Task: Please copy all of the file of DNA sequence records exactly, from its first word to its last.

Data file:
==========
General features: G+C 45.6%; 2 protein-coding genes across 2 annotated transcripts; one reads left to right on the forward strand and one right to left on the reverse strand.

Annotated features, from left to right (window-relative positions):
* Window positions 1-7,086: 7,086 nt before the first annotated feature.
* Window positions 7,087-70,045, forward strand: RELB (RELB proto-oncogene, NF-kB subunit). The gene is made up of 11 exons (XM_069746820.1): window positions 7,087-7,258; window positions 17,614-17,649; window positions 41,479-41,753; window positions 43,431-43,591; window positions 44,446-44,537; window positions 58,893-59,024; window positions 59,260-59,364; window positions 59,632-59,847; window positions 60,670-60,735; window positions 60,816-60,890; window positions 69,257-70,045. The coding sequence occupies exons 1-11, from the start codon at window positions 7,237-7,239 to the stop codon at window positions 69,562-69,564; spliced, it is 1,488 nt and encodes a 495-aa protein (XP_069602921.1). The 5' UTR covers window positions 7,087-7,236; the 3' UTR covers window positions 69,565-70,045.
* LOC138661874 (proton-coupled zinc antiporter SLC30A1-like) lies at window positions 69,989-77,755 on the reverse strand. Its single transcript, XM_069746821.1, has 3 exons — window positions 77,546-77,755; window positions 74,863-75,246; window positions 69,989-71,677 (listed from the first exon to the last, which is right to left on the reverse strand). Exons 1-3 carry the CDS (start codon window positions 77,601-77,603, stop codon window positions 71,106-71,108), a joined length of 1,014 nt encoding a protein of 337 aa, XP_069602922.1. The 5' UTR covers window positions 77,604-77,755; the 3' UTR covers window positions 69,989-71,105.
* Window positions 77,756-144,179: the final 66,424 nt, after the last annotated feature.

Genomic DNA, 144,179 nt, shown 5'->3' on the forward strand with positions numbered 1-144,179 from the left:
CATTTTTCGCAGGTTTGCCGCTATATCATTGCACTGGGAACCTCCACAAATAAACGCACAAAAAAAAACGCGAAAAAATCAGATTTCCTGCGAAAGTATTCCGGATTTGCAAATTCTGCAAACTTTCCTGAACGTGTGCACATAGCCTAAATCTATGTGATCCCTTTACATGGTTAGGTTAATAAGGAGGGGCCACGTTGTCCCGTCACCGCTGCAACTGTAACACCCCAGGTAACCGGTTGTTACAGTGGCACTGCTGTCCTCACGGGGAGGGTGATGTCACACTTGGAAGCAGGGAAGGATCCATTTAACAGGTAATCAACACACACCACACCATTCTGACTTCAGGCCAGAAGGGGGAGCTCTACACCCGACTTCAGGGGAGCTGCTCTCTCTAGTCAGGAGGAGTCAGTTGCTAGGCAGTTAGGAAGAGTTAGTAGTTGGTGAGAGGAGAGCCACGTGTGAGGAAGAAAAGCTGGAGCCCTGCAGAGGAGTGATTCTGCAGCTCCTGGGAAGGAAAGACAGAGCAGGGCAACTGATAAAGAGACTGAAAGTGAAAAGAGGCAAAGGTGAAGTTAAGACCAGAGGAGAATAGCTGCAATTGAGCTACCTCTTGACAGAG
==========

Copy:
General features: G+C 45.6%; 2 protein-coding genes across 2 annotated transcripts; one reads left to right on the forward strand and one right to left on the reverse strand.

Annotated features, from left to right (window-relative positions):
* Window positions 1-7,086: 7,086 nt before the first annotated feature.
* Window positions 7,087-70,045, forward strand: RELB (RELB proto-oncogene, NF-kB subunit). The gene is made up of 11 exons (XM_069746820.1): window positions 7,087-7,258; window positions 17,614-17,649; window positions 41,479-41,753; window positions 43,431-43,591; window positions 44,446-44,537; window positions 58,893-59,024; window positions 59,260-59,364; window positions 59,632-59,847; window positions 60,670-60,735; window positions 60,816-60,890; window positions 69,257-70,045. The coding sequence occupies exons 1-11, from the start codon at window positions 7,237-7,239 to the stop codon at window positions 69,562-69,564; spliced, it is 1,488 nt and encodes a 495-aa protein (XP_069602921.1). The 5' UTR covers window positions 7,087-7,236; the 3' UTR covers window positions 69,565-70,045.
* LOC138661874 (proton-coupled zinc antiporter SLC30A1-like) lies at window positions 69,989-77,755 on the reverse strand. Its single transcript, XM_069746821.1, has 3 exons — window positions 77,546-77,755; window positions 74,863-75,246; window positions 69,989-71,677 (listed from the first exon to the last, which is right to left on the reverse strand). Exons 1-3 carry the CDS (start codon window positions 77,601-77,603, stop codon window positions 71,106-71,108), a joined length of 1,014 nt encoding a protein of 337 aa, XP_069602922.1. The 5' UTR covers window positions 77,604-77,755; the 3' UTR covers window positions 69,989-71,105.
* Window positions 77,756-144,179: the final 66,424 nt, after the last annotated feature.

Genomic DNA, 144,179 nt, shown 5'->3' on the forward strand with positions numbered 1-144,179 from the left:
CATTTTTCGCAGGTTTGCCGCTATATCATTGCACTGGGAACCTCCACAAATAAACGCACAAAAAAAAACGCGAAAAAATCAGATTTCCTGCGAAAGTATTCCGGATTTGCAAATTCTGCAAACTTTCCTGAACGTGTGCACATAGCCTAAATCTATGTGATCCCTTTACATGGTTAGGTTAATAAGGAGGGGCCACGTTGTCCCGTCACCGCTGCAACTGTAACACCCCAGGTAACCGGTTGTTACAGTGGCACTGCTGTCCTCACGGGGAGGGTGATGTCACACTTGGAAGCAGGGAAGGATCCATTTAACAGGTAATCAACACACACCACACCATTCTGACTTCAGGCCAGAAGGGGGAGCTCTACACCCGACTTCAGGGGAGCTGCTCTCTCTAGTCAGGAGGAGTCAGTTGCTAGGCAGTTAGGAAGAGTTAGTAGTTGGTGAGAGGAGAGCCACGTGTGAGGAAGAAAAGCTGGAGCCCTGCAGAGGAGTGATTCTGCAGCTCCTGGGAAGGAAAGACAGAGCAGGGCAACTGATAAAGAGACTGAAAGTGAAAAGAGGCAAAGGTGAAGTTAAGACCAGAGGAGAATAGCTGCAATTGAGCTACCTCTTGACAGAG